More than three-quarters of residents surveyed support policy reforms, which include requiring electricity generators to weatherize and boost their reserve capacity and natural gas companies to weatherize in order to be able to participate in the Texas market.

However, a majority of respondents oppose proposals that would require consumers to pay an additional fee in order to fund electricity generator weatherization efforts and to increase the amount of reserve electricity generation capacity, per the study.

The Hobby data produced other notable findings, including:

  • Some 61 percent of Texans prepared for the storm by buying additional food, 58 percent bought bottled water, and 55 percent filled their vehicle with gas. The next most common preparations were insulating pipes, covering or moving plants, and storing tap water.
  • A large number — 75 percent — reported difficulty obtaining food or groceries, 71 percent lost internet service, and 63 percent had difficulty obtaining bottled water.
  • When they lost electrical power and heat, 18 percent left their home, with 44 percent going to a local relative's home.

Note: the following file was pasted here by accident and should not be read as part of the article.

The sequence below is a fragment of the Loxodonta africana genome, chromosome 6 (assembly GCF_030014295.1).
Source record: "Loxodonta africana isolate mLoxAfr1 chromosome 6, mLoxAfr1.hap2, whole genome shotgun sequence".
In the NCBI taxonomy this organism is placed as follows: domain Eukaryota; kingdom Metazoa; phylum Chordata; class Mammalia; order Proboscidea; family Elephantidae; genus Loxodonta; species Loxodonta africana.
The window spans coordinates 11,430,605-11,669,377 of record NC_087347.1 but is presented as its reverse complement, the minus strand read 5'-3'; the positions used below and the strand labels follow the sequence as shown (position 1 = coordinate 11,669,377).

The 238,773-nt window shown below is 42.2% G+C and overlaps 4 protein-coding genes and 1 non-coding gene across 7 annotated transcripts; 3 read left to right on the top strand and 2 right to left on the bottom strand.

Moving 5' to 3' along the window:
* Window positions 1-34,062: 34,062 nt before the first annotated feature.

• Of those who remained in their home without power, 26 percent used their gas oven or cooktop as a source of heat, 8 percent used a grill or smoker indoors, and 5 percent used an outdoor propane heater indoors.
  • Nearly half of Texans disapprove of Gov. Greg Abbott's performance during the winter storm, compared to 28 percent who approve.
  • More than half relied either a great deal, somewhat, or a little on three information sources before, during and after the storm hit: 68 percent on local TV news; 63 percent on neighbors and friends; and 55 percent on The Weather Channel.

The survey was fielded by YouGov from March 9 through March 19, with 1,500 YouGov respondents, resulting in a confidence interval of +/-2.5. Respondents were matched to a sampling frame on gender, age, ethnicity/race, and education, and are "representative of the adult population in these 213 Texas counties," per UH.